October 16, 2023
Tennessee is currently home to more than 100 public charter schools serving a diverse population that exceeds 40,000 students. Many of these schools continue to put up impressive achievement and growth numbers when compared to similar traditional public schools.
In a recent study by Stanford University, 36 percent of Tennessee public charter schools outperformed their local district schools in both reading and English language arts growth. These numbers are almost miraculous considering the numerous challenges charter operators face—challenges their traditional counterparts are spared from facing.
Unlike traditional public schools, charter schools have a substantial burden to come up with funding for facility needs, including new construction, leasing and purchasing, and maintenance. While traditional public schools get designated state funding for these expenditures, charter schools only receive a direct payment to cover operating expenses. This funding only covers about half of charter schools’ facility needs.
As a result, public charter schools must appropriate large portions of their operating budgets towards rent, debt service, and often desperately needed renovations. Worse yet, this funding gap is expected to widen ten percent by 2028.
What does this mean? Every dollar that public charter schools must divert to facility costs diminishes the ability to focus on providing high-quality instruction to students. This translates to fewer teachers, undersupplied classrooms, and reduced access to effective learning aids.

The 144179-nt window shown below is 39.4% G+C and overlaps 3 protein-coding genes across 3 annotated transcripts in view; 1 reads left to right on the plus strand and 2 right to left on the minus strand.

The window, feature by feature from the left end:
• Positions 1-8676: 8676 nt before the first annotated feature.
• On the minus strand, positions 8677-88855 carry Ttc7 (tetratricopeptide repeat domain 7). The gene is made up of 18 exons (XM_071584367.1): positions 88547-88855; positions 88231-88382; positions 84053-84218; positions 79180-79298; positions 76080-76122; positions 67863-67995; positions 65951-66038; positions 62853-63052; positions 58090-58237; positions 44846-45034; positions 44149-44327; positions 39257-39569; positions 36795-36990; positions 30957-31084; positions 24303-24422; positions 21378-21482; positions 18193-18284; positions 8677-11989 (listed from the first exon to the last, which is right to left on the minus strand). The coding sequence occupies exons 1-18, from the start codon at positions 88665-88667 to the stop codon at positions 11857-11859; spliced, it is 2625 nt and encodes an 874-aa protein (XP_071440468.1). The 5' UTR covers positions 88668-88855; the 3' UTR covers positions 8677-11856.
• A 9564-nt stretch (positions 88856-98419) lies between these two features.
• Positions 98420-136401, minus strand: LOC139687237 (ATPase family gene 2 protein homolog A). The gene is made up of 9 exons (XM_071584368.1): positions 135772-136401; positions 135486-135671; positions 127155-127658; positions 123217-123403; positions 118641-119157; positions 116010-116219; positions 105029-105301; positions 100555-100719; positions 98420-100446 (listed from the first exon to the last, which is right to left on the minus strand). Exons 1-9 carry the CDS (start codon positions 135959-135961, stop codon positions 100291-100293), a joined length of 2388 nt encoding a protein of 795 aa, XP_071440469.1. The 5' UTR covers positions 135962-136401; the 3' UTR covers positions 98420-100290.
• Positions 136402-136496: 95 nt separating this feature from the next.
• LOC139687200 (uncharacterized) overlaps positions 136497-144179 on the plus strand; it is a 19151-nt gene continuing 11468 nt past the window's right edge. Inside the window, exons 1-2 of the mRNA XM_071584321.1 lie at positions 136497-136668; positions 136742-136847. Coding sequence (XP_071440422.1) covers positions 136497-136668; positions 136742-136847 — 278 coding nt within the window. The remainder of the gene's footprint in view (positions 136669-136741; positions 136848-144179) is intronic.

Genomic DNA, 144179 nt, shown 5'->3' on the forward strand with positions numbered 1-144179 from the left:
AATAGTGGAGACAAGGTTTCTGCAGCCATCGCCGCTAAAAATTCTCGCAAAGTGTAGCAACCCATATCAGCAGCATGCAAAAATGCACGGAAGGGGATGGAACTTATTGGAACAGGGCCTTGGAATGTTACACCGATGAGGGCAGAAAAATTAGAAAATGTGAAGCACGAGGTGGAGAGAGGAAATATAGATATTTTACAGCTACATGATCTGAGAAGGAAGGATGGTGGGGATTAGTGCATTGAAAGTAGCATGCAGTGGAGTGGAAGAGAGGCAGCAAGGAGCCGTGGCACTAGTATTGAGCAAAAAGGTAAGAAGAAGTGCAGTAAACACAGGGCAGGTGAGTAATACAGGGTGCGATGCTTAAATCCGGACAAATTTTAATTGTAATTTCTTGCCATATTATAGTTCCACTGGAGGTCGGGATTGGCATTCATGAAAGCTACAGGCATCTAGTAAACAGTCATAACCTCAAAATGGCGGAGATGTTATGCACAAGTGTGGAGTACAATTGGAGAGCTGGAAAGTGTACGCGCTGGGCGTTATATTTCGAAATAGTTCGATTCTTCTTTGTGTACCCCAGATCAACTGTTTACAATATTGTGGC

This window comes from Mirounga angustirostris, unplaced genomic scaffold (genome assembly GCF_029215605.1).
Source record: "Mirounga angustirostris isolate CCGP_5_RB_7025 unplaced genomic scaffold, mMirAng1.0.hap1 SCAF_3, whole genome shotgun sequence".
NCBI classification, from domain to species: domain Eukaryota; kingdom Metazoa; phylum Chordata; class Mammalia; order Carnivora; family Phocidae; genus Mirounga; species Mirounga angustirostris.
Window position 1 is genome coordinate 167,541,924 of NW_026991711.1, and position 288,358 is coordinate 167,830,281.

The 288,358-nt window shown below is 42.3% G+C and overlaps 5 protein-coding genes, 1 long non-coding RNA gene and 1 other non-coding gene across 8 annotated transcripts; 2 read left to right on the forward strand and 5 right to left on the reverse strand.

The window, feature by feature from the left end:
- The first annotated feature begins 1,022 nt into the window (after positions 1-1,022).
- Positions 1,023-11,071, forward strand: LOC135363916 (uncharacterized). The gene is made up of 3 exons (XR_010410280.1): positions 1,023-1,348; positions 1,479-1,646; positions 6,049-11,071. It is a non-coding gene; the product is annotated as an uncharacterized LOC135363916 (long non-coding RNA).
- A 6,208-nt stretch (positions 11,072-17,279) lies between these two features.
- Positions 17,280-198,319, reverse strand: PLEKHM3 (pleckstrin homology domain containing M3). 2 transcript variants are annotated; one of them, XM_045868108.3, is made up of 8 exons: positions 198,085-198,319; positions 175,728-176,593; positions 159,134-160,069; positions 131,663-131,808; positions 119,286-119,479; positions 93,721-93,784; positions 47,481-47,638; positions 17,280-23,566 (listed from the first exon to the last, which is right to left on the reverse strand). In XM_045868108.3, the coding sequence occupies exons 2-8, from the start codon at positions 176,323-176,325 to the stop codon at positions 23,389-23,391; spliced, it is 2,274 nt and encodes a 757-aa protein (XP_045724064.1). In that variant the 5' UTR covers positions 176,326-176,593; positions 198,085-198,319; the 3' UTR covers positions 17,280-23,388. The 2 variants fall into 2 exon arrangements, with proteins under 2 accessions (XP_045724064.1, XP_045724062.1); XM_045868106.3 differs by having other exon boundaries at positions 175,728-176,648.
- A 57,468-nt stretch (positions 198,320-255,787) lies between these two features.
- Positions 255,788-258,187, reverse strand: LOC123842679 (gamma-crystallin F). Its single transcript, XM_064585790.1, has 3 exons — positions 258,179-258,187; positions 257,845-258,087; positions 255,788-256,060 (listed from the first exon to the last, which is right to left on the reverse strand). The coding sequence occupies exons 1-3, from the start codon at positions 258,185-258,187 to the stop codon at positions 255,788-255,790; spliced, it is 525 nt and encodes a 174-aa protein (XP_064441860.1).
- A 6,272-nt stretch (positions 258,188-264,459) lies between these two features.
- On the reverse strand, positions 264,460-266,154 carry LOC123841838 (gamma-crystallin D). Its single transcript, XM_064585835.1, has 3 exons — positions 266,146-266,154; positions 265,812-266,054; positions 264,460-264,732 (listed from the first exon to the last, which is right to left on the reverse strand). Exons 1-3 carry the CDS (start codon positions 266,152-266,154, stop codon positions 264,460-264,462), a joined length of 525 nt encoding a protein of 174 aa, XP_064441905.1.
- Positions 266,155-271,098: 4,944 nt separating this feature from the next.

As the funding gap continues to widen, students across the state risk going to school every day in a severely degraded learning environment.
Fortunately, the state has a bevy of solutions to address this growing crisis. Most notably, lawmakers can provide public charter schools with greater access to vacant and underutilized district facilities.
Current law only requires districts to catalog vacant and underutilized facilities and make them available to charter operators, without providing any prescriptions for lease or purchase agreements or properly defining key terms. Without clear guidelines, facilities could be miscatalogued and districts lack any template for property transactions with public charter schools. The result is that charter operators are often forced to locate in formerly commercial spaces ill-suited for educational purposes even when better options may be available.
By giving charters priority access to vacant and underutilized district facilities at fair market value, the state can help ensure public charter school students have access to the same quality facilities enjoyed by their traditional public school counterparts at no cost.
School facilities are a public good meant to serve an intended purpose. Sadly, many surplus facilities currently lie vacant or underutilized when public charter schools could make better use of them. Unless districts have a well-defined roadmap for making these facilities available to public charter schools, this inefficiency will continue, and thousands of students will be on the losing end.
How many teachers should charter schools make do without, to offset their rent? How many more students must go to school in crumbling strip malls before something changes?